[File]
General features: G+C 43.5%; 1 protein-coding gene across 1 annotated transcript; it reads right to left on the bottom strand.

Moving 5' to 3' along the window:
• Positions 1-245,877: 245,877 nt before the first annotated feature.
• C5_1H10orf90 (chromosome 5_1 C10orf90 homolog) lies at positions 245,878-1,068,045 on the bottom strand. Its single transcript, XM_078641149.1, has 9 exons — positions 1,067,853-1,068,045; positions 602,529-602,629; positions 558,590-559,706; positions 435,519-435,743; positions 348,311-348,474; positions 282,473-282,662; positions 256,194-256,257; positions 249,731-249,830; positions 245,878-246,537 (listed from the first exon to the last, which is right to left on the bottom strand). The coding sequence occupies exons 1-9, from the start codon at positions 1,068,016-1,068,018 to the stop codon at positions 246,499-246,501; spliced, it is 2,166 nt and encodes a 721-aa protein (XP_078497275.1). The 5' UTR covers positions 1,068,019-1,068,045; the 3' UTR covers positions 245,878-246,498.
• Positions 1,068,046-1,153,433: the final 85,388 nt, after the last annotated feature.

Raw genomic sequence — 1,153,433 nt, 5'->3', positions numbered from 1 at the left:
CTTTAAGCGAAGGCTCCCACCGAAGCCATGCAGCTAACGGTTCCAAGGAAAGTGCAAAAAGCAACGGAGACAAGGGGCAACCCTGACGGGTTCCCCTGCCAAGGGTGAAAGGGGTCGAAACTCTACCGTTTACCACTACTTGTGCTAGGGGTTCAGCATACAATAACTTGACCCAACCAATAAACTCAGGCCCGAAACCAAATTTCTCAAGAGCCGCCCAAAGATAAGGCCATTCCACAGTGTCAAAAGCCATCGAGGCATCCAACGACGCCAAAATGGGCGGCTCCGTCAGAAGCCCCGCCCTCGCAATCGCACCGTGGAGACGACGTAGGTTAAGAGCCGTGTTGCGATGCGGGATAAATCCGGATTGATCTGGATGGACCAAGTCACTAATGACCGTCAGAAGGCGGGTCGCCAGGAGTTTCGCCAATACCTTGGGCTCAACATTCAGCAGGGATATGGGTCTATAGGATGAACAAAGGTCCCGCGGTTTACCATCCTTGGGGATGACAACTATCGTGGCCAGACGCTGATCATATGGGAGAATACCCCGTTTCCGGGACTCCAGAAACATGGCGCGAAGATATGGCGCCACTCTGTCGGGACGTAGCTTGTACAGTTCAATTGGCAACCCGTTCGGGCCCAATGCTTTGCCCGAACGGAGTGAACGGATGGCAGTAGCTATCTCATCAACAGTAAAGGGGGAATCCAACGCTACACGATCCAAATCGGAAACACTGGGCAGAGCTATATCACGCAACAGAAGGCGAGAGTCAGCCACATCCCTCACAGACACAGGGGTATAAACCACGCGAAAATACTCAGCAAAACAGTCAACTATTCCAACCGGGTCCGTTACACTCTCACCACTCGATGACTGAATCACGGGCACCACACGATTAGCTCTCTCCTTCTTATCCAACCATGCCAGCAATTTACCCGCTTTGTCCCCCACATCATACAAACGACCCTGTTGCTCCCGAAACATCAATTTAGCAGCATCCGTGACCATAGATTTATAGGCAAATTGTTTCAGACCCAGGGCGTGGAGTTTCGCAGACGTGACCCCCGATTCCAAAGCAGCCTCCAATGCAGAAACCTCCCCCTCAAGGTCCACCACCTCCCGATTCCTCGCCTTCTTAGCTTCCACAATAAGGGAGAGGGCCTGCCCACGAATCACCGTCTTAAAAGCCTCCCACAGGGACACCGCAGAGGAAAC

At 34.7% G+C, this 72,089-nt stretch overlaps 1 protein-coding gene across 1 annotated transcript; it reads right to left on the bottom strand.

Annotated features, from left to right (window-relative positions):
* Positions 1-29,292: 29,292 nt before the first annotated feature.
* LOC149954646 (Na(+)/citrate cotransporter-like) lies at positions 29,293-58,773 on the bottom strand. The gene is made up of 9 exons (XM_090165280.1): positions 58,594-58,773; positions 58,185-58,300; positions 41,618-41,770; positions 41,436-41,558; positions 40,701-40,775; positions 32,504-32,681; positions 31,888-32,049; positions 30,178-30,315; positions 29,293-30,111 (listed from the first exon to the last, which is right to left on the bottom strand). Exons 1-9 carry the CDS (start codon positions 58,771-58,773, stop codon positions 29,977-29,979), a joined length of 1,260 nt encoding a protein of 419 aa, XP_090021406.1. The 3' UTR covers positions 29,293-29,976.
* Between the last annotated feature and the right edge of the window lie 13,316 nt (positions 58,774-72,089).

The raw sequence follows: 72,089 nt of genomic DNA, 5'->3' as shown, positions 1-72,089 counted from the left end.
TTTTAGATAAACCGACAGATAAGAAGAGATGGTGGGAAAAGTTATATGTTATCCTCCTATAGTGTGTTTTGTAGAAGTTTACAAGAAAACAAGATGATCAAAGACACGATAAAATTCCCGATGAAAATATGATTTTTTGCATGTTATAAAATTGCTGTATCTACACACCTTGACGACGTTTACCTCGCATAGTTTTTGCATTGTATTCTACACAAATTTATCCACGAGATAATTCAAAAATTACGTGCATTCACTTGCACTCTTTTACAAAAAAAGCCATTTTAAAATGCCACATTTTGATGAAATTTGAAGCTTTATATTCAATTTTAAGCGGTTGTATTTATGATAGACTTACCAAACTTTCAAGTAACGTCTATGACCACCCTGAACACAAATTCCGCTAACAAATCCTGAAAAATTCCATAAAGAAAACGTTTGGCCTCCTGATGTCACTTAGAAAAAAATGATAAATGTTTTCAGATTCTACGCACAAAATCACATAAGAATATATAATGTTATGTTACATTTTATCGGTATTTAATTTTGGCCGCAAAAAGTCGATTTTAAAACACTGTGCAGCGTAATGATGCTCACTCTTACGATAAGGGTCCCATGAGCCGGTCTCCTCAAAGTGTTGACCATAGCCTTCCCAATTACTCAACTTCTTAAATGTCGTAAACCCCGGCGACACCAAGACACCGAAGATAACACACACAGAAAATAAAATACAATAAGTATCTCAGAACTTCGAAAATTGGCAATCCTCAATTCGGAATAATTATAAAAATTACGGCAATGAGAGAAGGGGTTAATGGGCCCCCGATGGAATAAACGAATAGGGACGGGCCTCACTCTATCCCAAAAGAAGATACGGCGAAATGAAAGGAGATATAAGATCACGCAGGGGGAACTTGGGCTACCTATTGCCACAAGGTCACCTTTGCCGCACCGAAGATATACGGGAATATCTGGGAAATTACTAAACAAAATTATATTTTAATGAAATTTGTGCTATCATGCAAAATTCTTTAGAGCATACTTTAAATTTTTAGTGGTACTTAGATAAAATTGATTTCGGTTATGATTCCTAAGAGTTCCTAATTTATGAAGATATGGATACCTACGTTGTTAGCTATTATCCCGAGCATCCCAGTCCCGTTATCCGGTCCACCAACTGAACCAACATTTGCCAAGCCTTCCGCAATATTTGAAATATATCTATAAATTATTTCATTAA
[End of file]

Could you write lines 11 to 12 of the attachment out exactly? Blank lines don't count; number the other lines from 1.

* LOC149954646 (Na(+)/citrate cotransporter-like) lies at positions 29,293-58,773 on the bottom strand. The gene is made up of 9 exons (XM_090165280.1): positions 58,594-58,773; positions 58,185-58,300; positions 41,618-41,770; positions 41,436-41,558; positions 40,701-40,775; positions 32,504-32,681; positions 31,888-32,049; positions 30,178-30,315; positions 29,293-30,111 (listed from the first exon to the last, which is right to left on the bottom strand). Exons 1-9 carry the CDS (start codon positions 58,771-58,773, stop codon positions 29,977-29,979), a joined length of 1,260 nt encoding a protein of 419 aa, XP_090021406.1. The 3' UTR covers positions 29,293-29,976.
* Between the last annotated feature and the right edge of the window lie 13,316 nt (positions 58,774-72,089).